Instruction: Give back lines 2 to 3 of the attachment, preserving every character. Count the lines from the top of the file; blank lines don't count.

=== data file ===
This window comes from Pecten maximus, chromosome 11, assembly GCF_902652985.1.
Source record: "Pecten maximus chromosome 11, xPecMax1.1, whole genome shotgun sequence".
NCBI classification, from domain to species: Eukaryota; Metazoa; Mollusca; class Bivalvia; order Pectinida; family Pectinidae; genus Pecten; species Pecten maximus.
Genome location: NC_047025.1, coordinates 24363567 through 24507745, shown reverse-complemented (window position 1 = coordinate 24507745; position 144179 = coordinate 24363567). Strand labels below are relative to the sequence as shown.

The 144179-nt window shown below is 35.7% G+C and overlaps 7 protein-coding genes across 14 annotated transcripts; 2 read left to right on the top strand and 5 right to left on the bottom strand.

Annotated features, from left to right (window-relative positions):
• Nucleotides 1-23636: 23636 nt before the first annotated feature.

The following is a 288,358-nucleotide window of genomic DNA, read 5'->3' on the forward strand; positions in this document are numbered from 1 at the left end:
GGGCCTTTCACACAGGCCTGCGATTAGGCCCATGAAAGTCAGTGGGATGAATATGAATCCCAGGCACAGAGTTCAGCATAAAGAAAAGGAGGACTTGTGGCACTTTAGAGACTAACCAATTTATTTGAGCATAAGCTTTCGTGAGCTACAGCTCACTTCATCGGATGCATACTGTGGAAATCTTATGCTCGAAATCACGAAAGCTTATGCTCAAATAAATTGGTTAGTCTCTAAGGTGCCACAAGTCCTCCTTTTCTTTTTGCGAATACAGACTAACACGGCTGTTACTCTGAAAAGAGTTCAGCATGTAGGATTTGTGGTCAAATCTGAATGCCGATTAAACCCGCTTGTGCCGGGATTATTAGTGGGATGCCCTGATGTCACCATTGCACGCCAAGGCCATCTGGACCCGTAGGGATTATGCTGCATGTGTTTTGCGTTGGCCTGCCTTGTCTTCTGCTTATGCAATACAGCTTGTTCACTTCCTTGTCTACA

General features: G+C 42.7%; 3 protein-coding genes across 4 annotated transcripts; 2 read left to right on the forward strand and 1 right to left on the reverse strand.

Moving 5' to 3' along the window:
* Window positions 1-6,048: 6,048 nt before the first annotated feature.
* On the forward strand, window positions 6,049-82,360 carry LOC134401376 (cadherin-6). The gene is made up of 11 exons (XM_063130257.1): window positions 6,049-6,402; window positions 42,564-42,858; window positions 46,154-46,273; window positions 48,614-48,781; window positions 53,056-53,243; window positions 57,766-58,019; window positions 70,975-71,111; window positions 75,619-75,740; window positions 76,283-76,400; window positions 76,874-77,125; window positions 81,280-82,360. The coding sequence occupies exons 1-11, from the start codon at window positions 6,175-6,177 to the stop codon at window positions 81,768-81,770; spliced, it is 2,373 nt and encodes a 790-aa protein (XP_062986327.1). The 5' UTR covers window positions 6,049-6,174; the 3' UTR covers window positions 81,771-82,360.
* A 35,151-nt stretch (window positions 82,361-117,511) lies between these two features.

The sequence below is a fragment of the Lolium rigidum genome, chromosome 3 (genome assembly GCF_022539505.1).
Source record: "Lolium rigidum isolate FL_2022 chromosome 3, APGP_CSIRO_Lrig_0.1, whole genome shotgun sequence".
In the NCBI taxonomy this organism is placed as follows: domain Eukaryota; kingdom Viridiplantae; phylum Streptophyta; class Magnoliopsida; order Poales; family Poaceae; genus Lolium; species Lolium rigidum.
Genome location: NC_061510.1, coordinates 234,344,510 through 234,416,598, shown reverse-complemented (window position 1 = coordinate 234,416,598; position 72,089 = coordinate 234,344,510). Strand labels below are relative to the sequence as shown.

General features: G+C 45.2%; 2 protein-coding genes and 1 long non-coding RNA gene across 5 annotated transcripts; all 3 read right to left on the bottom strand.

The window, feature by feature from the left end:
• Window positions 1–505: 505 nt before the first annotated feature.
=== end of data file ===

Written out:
Source record: "Pecten maximus chromosome 11, xPecMax1.1, whole genome shotgun sequence".
NCBI classification, from domain to species: Eukaryota; Metazoa; Mollusca; class Bivalvia; order Pectinida; family Pectinidae; genus Pecten; species Pecten maximus.